Opinion Roundup: Aug. 2, 2016 -- Voter ID, coastal conservation and the political scene
Posted August 2, 2016 10:17 a.m. EDT
Updated August 2, 2016 10:25 a.m. EDT
N.C. voter reforms: racism in disguise (Norfolk Virginian-Pilot) -- North Carolina’s racist voting restrictions have been flushed into the open for all to see. The courts are appalled and must continue to expose this pernicious nonsense for what it is.
Motive is irrelevant when states make it harder for minorities to vote (LA Times) – A federal appeals court decision striking down parts of North Carolina’s election law — including a photo ID requirement — is only one of several recent judicial rulings that have breathed new life into the Voting Rights Act and the Constitution’s protections against abridgment of the right to vote. But the decision is also notable for its recognition of an important truth: that a law that makes it harder for minorities to vote can constitute intentional racial discrimination even if it might be primarily motivated by a desire to achieve partisan advantage.
N.C. appears determined to move backward (Greenville Daily Reflector) -- It wasn’t that long ago that North Carolina was reputed by many as the most inclusive and socially progressive state in the South. It is troubling to see it becoming more like the deep South of the 20th century.
Appeals Court buries state's voter ID law (Fayetteville Observer) -- A three-judge panel of the 4th Circuit Court of Appeals ruled on Friday that the state's 2013 voting-reform law was really an exercise in racial discrimination. It targeted black voters, the judges' unanimous opinion said, "with almost surgical precision.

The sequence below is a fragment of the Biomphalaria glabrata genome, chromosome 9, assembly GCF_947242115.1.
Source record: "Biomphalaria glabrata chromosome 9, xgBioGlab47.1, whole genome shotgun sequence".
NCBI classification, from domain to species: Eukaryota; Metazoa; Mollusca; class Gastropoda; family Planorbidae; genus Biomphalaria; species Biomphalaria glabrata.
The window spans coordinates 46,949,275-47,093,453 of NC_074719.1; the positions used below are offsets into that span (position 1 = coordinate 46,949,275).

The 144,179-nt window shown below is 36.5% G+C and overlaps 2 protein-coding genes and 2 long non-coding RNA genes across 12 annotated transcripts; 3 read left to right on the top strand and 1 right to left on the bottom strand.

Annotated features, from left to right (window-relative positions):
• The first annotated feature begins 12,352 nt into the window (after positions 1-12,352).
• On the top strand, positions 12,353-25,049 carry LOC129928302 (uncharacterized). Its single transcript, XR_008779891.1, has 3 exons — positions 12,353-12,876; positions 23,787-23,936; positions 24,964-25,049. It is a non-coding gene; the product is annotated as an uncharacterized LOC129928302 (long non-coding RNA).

Turning the tide on voting rights (New York Times column) -- In the last few weeks, voting rights groups, in some instances working with the Department of Justice, have posted a series of victories that seemed unlikely when their cases against these laws were first brought. The rights of hundreds of thousands of voters are at stake.
Voter iD and the real threat to democracy (Wall Street Journal column) -- The Supreme Court concluded in 2008that voter ID is constitutional and doesn’t impose an unreasonable burden on voters. But the recent decisions of three federal courts throwing out voter-ID laws in North Carolina, Texas and Wisconsin as discriminatory have put opponents of common-sense election reforms in raptures. These erroneous rulings twist the Voting Rights Act from a law intended to stop racial discrimination into one that transfers the power to determine routine election procedures—which the Constitution delegates to the states—to the judiciary.
Coastal conservation loses an important advocate (Wilmington Star-News) -- For those who love the North Carolina coast, the departure of Stan Riggs from the science panel that advises the Coastal Resources Commission is disturbing news. Dr. Riggs, a longtime geologist at East Carolina University and a leading authority on coastal issues, has been advising the CRC for two decades.
A week of contrasts (Greensboro News & Record) -- The conventions may be over. The rhetorical fallout clearly isn’t.
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